What are the effects of hybrid work on employees’ working conditions? The latter respond in a paradoxical way: 92% of them experience their teleworking situation well or very well, but 35% consider that working time is longer remotely than in person, according to the Observatory’s first study. teleworking, led by the General Union of Executive Engineers and Technicians (Ugict) of the CGT.
This observatory, created in December 2022, brings together scientists (sociologists, psychologists, economists, etc.) and trade unionists, in order to better understand the evolution of the phenomenon by promoting reference work on teleworking and by organizing its own studies.
Its very first questionnaire was distributed on social networks between June and October 2023, and collected 7,800 responses, of which 5,400 were usable. “The sample was adjusted to match the characteristics of the French population and correct selection bias”specifies Emmanuelle Lavignac, member of the Ugict office and survey manager for the polling company Ipsos.
Savings on travel times
The analysis of the answers to the 117 questions makes it possible to establish a composite portrait of the French people concerned by teleworking: it is most likely a female executive or engineer, between 30 and 39 years old, who works in the private sector , in IT, telecommunications or industry. In fact, 77% of survey respondents are managers or engineers (all genders combined), compared to only 15% from intermediate professions.
If remote working is attractive, it is mainly because it “allows a better balance between professional and personal life” (82%), in particular by allowing savings on travel times – for nine out of ten respondents, this is the main motivation for requesting teleworking – or a break. “Today, particularly among executives, there is great porosity between working time and non-working time. Teleworking is an option that helps them regain control of their working time”comments Caroline Blanchot, general secretary of Ugict.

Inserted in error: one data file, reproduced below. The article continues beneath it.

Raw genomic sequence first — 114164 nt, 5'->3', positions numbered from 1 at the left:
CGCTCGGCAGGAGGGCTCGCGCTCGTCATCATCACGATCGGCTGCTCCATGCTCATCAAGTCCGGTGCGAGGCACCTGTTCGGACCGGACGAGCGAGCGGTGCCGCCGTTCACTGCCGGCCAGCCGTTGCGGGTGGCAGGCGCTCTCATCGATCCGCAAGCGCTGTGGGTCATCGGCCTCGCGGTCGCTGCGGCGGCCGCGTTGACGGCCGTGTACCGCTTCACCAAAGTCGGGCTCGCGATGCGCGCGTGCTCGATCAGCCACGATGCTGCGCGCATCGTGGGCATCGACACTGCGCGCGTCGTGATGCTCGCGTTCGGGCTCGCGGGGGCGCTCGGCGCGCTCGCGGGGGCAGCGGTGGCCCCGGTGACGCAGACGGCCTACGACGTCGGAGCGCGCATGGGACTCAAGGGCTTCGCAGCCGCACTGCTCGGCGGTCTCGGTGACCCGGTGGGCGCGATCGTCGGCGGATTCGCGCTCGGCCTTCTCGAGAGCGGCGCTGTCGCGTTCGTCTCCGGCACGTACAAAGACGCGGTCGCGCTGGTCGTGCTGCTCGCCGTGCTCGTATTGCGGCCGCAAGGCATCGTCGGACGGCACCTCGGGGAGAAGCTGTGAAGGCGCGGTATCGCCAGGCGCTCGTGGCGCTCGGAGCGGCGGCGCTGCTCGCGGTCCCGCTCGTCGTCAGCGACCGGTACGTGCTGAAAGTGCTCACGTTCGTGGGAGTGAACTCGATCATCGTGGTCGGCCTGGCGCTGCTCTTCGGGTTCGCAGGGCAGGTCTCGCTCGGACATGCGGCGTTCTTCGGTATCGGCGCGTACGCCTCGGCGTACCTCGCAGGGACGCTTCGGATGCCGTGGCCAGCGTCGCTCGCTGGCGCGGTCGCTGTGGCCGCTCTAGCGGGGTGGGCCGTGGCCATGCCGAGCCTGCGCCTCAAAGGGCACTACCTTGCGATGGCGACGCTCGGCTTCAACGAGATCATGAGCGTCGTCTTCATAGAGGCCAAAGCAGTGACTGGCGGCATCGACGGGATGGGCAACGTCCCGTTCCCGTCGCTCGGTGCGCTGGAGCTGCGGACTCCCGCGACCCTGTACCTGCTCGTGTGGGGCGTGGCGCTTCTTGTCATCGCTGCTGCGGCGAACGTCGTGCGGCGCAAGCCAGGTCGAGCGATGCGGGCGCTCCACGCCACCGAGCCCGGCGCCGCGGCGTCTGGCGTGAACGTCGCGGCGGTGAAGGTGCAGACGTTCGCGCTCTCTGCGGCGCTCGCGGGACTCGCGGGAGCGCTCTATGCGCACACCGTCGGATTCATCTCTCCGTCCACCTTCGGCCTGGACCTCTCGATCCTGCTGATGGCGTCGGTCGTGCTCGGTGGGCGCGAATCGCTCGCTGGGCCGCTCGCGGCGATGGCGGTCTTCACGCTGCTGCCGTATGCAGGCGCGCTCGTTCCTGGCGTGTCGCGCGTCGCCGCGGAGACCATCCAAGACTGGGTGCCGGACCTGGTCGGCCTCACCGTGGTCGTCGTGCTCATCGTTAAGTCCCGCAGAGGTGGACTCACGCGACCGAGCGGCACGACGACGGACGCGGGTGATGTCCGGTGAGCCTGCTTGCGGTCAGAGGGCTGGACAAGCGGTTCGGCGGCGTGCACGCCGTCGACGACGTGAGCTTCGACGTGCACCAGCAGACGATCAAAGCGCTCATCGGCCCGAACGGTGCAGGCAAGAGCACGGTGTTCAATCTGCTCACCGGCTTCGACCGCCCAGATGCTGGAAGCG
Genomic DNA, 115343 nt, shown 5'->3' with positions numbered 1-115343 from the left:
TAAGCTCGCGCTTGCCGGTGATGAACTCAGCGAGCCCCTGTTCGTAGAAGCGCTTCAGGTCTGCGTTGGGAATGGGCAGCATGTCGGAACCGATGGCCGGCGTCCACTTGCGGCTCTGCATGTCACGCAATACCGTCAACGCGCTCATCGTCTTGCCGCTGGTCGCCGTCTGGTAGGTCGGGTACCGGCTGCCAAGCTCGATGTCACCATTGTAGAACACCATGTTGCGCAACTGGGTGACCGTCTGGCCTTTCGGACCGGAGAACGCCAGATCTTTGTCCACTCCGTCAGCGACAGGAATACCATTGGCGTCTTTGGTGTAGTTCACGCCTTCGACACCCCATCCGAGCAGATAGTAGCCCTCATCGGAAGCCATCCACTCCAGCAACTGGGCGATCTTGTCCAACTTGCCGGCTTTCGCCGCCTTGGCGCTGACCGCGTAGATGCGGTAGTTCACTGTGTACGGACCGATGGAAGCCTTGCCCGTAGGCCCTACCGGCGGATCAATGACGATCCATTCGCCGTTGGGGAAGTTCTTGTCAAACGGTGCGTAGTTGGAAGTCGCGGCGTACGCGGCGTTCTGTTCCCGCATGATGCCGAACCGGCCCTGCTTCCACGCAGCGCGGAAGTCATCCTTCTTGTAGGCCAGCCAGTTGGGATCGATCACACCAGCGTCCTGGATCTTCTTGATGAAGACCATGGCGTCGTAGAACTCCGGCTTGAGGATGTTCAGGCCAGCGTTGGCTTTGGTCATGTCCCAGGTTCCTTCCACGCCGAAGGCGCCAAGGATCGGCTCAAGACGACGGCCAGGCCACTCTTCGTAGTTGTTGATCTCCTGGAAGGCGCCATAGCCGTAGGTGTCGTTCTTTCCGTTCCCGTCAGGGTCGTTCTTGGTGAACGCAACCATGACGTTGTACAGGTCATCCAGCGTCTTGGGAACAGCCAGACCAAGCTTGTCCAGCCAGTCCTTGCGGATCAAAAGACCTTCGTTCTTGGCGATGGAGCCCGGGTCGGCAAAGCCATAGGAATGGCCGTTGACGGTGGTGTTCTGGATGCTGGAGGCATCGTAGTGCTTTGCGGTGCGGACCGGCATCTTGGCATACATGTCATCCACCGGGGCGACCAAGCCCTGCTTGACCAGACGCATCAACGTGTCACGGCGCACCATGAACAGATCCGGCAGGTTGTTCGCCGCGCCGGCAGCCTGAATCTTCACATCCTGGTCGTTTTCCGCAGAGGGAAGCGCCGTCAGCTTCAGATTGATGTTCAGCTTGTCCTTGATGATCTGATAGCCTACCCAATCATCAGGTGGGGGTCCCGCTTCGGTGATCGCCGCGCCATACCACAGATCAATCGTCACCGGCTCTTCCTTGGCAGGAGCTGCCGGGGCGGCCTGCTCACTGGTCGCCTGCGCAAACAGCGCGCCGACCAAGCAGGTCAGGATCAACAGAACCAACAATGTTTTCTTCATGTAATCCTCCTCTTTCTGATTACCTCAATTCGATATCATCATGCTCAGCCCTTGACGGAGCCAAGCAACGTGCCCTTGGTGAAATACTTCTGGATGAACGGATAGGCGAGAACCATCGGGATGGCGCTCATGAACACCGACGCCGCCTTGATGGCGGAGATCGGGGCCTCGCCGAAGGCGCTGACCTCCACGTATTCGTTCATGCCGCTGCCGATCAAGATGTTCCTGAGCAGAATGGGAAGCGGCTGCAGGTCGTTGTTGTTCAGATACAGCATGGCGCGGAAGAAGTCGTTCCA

Employees also recognize productivity gains, and half of them say they have gained autonomy. “Only 3% of respondents feel monitoreddeclares Caroline Diard, ociate professor in HR management at TBS Education and member of the observatory, who focused on perception of remote management. The few employees affected are those who telework most frequently and whose workload is high. »
However, they report an increase in the remote workload. This is mainly the case for day rate executives and managers. A third of employees even admit that they allocate the time saved thanks to teleworking… to work. “Employees only manage to optimize unpaid working time. More than half of them say that their company does not evaluate working time or workload, even though it is a legal obligationspecifies Emmanuelle Lavignac. 36% benefit from the right to disconnect in their company. »
Open space and “flex office”
These findings are accompanied by health fears : 31% of practitioners admit to having already teleworked while sick, without taking time off. “Already since they take fewer breaks and eat less lunch, we can imagine a long-term impact on their health”Judge Mme Lavignac.
In a context where companies are trying to perpetuate their teleworking policy – by revising it downwards for some – trade unionists also note a “forced reorganization of work spaces”. The implementation of hybrid work was accompanied by a reorganization of their workspace in open space for 26% of respondents, or in “ flex office » for 32%, which means that the company offers fewer workstations than there are employees.
The conclusions of this observatory allow the union to support its demands, such as a clear accounting of teleworking hours or better coverage of remote costs by employers. In the coming months, qualitative surveys will focus on specific points, notably the impact of teleworking on women or the feeling of isolation perceived by certain teleworkers.